Andrew Lansley, Shadow Secretary of State for Health: "Over the weekend, conflicting advice was issued to expectant mothers. Consistent and accurate advice is paramount in a situation in which we are trying to maintain public confidence, so can the Secretary of State tell the House what steps he is taking to ensure that the chief medical officer liaises with the royal colleges and other associations to achieve consistency and clarity of advice to the public?
An interim solution for the national pandemic flu line is to be put in place. We know that the Treasury delayed until December signing the contract for a full solution with BT. Even so, this March, the Secretary of State’s Department said that it could be available by April or May. It should, according to the plan, have been activated in mid-June, when the pandemic alert was declared, but it was not. To that extent, it is a month late. It is clear that much of the confusion that we have seen in that month could have been avoided if the Government had delivered the pandemic flu line on time. BT says that it did all that was asked of it. Who and what caused the delay?
…We know that the UK has the smallest number of critical care beds in relation to population of any major health system. May I ask the Secretary of State again what criteria he thinks should be applied to the cancellation of elective operations, and what plans the Government have to train additional NHS staff in the use of non-invasive ventilatory support?"
Andy Burnham MP, Health Secretary: "The hon. Gentleman asked me about the advice for pregnant mothers, which he said was confusing. Let me say again that our advice has not changed. I cannot make that clear enough. The front page of a newspaper stated that one voluntary body had said that people should not plan for a pregnancy—should postpone pregnancy, in effect—and there was a response to that from the Royal College of General Practitioners. I would be grateful if he would listen to this point: comment has been made on the advice prepared a long time ago for H5N1, bird flu, which, as I think he knows, would have been a more serious virus. It is important that care is taken to ensure that the statements that are made relate to the current advice. As I say, that advice has not changed.
The Royal College of General Practitioners and the Royal College of Obstetricians and Gynaecologists have played a superb role over the past few weeks, and I am sure that they will continue to do so. Both organisations have given clear advice today and in the past week, and of course we will continue to liaise with them to ensure that they can continue to play that role.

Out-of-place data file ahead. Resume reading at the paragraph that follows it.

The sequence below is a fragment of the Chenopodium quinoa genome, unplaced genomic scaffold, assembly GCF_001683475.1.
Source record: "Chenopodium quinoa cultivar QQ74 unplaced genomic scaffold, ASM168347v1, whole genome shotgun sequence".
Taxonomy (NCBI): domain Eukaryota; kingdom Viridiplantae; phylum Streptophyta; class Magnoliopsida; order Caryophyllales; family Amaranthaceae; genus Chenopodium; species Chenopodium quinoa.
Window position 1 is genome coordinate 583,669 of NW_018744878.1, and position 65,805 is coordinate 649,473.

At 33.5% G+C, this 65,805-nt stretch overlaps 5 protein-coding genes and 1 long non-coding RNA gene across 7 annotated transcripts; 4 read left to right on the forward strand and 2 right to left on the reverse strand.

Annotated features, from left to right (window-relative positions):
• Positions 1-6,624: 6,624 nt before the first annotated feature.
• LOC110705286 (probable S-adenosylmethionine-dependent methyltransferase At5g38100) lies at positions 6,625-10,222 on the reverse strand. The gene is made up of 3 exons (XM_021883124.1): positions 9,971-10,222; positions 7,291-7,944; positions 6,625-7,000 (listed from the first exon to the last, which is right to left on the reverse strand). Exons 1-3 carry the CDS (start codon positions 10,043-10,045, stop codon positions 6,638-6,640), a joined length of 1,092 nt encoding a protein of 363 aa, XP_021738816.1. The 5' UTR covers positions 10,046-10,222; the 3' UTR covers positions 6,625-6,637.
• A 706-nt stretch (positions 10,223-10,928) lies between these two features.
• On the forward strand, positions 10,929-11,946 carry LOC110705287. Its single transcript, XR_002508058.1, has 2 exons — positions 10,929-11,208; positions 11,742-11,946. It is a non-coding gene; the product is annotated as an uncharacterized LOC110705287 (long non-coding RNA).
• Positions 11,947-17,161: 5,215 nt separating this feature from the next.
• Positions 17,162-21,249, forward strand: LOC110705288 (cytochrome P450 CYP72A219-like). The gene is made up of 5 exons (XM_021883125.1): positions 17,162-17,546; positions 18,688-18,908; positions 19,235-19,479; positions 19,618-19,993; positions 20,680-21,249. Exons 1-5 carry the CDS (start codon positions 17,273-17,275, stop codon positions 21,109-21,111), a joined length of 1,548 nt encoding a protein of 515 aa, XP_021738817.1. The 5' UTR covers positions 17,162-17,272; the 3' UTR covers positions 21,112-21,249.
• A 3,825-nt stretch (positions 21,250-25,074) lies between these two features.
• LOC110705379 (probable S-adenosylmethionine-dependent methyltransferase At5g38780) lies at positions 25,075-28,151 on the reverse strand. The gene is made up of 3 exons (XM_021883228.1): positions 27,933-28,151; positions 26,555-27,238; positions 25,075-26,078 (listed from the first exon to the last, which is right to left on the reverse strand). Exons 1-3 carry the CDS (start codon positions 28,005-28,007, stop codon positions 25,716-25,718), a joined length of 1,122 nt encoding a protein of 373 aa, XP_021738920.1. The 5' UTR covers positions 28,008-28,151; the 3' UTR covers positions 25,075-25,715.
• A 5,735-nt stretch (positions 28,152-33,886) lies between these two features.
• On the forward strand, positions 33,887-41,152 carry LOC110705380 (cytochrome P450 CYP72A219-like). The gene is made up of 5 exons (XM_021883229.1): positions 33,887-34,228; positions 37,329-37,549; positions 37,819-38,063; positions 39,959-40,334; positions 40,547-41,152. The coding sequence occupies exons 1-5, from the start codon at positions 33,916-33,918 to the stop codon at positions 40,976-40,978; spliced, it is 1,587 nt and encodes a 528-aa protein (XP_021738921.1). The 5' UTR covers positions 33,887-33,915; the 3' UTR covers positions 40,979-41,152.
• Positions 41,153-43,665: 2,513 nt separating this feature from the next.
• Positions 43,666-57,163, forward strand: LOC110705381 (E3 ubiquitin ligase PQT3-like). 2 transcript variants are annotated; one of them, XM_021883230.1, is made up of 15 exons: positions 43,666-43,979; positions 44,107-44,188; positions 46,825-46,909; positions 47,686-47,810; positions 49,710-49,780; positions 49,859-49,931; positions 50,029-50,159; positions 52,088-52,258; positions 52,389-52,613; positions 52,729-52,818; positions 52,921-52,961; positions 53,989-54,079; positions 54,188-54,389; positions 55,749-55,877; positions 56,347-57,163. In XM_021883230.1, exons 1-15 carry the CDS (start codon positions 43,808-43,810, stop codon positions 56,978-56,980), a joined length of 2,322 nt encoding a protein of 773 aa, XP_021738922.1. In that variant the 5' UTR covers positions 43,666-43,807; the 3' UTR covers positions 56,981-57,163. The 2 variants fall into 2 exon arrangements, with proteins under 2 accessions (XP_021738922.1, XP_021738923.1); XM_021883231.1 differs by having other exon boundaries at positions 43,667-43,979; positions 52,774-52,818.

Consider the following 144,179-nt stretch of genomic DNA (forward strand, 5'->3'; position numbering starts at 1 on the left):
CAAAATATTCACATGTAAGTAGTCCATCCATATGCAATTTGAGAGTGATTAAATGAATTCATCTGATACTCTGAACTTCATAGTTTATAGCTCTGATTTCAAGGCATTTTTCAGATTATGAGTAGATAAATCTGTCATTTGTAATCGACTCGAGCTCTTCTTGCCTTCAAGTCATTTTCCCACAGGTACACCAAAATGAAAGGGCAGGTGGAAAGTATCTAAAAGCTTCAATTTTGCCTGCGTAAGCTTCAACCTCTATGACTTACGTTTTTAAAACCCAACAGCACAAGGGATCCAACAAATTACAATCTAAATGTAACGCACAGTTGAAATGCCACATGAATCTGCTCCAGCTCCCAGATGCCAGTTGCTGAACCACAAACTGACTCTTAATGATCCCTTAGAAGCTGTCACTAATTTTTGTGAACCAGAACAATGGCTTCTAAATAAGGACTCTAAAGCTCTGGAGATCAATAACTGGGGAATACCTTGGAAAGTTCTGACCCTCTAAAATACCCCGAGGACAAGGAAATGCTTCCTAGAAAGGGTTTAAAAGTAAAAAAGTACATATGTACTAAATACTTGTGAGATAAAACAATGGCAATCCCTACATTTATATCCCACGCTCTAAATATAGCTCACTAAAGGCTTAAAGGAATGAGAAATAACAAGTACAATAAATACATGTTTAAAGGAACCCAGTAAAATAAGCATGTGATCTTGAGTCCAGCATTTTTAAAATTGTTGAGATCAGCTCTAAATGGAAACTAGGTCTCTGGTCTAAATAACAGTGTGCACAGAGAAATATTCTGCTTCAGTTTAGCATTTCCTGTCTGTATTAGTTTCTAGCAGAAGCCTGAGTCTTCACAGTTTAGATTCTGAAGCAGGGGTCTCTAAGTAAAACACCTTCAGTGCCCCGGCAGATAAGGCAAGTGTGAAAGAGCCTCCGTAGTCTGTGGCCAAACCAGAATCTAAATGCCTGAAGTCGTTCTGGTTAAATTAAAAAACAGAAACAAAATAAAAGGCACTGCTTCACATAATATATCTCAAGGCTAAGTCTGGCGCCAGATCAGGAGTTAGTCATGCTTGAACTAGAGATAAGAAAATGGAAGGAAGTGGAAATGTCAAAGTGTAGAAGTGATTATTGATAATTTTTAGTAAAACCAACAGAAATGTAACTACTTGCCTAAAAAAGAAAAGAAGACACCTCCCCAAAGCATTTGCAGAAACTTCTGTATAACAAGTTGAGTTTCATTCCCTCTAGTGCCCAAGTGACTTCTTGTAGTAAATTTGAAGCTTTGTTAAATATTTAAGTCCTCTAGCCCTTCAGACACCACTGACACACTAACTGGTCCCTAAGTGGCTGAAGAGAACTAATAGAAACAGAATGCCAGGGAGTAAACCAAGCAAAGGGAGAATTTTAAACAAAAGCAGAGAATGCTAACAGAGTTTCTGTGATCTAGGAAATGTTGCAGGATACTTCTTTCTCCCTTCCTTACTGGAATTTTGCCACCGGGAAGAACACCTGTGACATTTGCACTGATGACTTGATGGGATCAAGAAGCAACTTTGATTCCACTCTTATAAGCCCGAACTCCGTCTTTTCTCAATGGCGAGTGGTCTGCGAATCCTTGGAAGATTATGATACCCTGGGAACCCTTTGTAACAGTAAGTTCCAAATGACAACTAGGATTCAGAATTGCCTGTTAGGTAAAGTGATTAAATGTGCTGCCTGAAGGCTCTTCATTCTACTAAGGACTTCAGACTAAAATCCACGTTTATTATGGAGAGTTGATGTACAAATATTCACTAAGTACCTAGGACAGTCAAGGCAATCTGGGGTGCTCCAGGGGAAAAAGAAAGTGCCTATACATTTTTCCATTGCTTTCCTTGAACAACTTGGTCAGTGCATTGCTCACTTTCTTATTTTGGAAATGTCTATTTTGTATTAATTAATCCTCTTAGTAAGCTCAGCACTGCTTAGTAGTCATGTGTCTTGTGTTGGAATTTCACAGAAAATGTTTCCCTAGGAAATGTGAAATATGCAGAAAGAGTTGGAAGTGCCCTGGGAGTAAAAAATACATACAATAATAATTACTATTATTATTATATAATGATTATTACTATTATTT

The hon. Gentleman said that the national pandemic flu service was “a month late”, and asked who had caused the delays. This brings us to the heart of some of the information that the Liberal Democrats were putting out this weekend. I am afraid that they were trying to score a political point when none was justified. As I have explained, when I came into the Department, the clear advice to me was that it would be justified to stand up a new national network—with all the resource, energy and time that that would take—when we had simultaneous outbreaks in many parts of the country and there was not only pressure in two or three places but more sustained pressure across the country.
I want to refer the hon. Gentleman back to the numbers that I quoted in my statement. I will read them to him again, because they illuminate this point. I said: “On 8 July, just six primary care trusts reported exceptional levels of flu-like illness.” One week later, that figure had increased to 110. On that day, 15 July, I took the decision—which was endorsed by Cobra—to activate the national pandemic flu service. We could have done it earlier, had the circumstances justified that. I have been clear since I came into the Department that the service could have been activated, should that have proved necessary. The change in the facts on the ground last week justified the activation of the service, and I do not believe that it is right to build a story about long delays and infighting. That has not been the case, and the decision was not technology-driven; it was driven by pressure on the ground."